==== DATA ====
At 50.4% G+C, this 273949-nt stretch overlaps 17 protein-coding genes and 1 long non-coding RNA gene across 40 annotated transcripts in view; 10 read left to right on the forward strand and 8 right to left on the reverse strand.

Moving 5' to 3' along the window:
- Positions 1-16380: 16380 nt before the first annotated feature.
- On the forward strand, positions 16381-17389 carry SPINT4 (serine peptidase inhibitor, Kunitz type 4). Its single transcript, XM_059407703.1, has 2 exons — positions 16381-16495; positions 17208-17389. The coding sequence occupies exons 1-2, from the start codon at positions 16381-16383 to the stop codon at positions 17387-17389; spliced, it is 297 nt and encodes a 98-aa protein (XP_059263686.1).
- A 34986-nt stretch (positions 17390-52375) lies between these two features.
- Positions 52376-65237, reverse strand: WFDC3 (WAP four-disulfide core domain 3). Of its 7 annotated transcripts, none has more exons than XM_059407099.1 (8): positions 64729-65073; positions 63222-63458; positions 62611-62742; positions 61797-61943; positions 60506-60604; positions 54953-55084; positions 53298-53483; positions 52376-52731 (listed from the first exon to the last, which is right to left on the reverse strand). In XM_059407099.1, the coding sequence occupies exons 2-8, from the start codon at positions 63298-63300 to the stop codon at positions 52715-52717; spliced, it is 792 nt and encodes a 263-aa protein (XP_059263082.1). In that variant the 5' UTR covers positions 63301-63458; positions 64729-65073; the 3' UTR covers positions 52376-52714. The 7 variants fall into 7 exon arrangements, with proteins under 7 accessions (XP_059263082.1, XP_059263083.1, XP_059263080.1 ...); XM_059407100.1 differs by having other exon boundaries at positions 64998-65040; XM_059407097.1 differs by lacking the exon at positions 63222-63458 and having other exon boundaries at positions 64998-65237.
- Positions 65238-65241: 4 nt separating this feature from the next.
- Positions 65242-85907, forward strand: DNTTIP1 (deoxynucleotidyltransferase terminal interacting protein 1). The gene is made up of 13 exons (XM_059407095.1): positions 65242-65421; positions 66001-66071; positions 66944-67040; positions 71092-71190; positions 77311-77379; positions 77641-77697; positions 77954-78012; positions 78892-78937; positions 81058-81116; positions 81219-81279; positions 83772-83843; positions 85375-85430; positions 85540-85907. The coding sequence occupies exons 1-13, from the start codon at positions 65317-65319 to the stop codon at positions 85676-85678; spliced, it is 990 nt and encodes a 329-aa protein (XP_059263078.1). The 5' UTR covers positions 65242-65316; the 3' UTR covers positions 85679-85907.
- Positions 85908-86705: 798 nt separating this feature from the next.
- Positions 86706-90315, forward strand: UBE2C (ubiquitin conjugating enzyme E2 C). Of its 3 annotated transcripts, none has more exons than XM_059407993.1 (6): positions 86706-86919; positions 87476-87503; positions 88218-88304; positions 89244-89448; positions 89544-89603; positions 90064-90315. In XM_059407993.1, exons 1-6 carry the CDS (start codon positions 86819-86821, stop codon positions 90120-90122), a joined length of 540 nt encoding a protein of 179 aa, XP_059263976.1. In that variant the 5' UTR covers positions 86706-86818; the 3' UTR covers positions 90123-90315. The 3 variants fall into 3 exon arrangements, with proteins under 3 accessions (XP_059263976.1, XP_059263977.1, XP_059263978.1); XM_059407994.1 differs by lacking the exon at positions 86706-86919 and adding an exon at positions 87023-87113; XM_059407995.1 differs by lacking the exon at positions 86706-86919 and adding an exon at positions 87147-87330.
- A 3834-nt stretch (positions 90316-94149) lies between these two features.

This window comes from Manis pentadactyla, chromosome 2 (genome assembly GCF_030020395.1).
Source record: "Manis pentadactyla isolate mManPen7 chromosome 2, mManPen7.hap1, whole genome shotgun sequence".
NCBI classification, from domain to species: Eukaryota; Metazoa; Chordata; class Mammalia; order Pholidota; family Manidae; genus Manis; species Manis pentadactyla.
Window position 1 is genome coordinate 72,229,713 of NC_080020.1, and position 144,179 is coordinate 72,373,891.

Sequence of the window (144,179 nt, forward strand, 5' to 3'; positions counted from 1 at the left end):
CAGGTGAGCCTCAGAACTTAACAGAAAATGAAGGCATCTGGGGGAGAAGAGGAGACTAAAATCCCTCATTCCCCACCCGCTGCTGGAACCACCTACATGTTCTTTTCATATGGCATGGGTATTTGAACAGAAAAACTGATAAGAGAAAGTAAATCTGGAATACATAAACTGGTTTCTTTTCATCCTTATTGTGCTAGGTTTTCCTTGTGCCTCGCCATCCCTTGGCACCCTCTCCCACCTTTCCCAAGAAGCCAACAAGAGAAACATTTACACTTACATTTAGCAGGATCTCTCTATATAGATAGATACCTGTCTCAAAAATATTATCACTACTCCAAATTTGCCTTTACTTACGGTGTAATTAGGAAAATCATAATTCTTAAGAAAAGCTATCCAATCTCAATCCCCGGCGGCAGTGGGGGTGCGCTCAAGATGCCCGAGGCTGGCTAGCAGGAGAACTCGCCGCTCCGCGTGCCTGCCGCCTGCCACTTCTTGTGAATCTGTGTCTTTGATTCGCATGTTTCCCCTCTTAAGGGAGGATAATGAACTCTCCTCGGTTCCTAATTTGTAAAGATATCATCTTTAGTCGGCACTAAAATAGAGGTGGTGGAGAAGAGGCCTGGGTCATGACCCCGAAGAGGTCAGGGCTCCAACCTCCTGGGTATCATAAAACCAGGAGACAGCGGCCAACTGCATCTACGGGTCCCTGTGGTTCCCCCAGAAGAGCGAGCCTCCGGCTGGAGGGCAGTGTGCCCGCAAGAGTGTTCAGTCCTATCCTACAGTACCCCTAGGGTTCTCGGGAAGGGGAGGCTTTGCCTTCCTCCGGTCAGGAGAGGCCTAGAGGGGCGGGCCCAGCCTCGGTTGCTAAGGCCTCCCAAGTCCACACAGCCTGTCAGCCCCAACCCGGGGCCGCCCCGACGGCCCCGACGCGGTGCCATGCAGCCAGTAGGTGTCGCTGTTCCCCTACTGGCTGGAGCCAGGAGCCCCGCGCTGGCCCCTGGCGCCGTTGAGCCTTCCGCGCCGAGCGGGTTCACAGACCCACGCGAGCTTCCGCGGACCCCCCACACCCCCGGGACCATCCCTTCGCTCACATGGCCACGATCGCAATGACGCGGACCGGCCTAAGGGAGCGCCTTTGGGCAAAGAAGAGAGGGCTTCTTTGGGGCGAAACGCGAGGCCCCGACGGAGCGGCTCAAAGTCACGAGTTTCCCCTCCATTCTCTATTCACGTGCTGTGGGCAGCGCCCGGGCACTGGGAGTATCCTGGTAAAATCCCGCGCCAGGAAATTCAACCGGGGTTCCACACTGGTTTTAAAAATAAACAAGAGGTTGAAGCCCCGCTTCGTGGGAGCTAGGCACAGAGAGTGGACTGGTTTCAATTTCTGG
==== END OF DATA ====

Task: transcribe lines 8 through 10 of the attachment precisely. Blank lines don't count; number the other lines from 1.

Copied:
- Positions 65242-85907, forward strand: DNTTIP1 (deoxynucleotidyltransferase terminal interacting protein 1). The gene is made up of 13 exons (XM_059407095.1): positions 65242-65421; positions 66001-66071; positions 66944-67040; positions 71092-71190; positions 77311-77379; positions 77641-77697; positions 77954-78012; positions 78892-78937; positions 81058-81116; positions 81219-81279; positions 83772-83843; positions 85375-85430; positions 85540-85907. The coding sequence occupies exons 1-13, from the start codon at positions 65317-65319 to the stop codon at positions 85676-85678; spliced, it is 990 nt and encodes a 329-aa protein (XP_059263078.1). The 5' UTR covers positions 65242-65316; the 3' UTR covers positions 85679-85907.
- Positions 85908-86705: 798 nt separating this feature from the next.
- Positions 86706-90315, forward strand: UBE2C (ubiquitin conjugating enzyme E2 C). Of its 3 annotated transcripts, none has more exons than XM_059407993.1 (6): positions 86706-86919; positions 87476-87503; positions 88218-88304; positions 89244-89448; positions 89544-89603; positions 90064-90315. In XM_059407993.1, exons 1-6 carry the CDS (start codon positions 86819-86821, stop codon positions 90120-90122), a joined length of 540 nt encoding a protein of 179 aa, XP_059263976.1. In that variant the 5' UTR covers positions 86706-86818; the 3' UTR covers positions 90123-90315. The 3 variants fall into 3 exon arrangements, with proteins under 3 accessions (XP_059263976.1, XP_059263977.1, XP_059263978.1); XM_059407994.1 differs by lacking the exon at positions 86706-86919 and adding an exon at positions 87023-87113; XM_059407995.1 differs by lacking the exon at positions 86706-86919 and adding an exon at positions 87147-87330.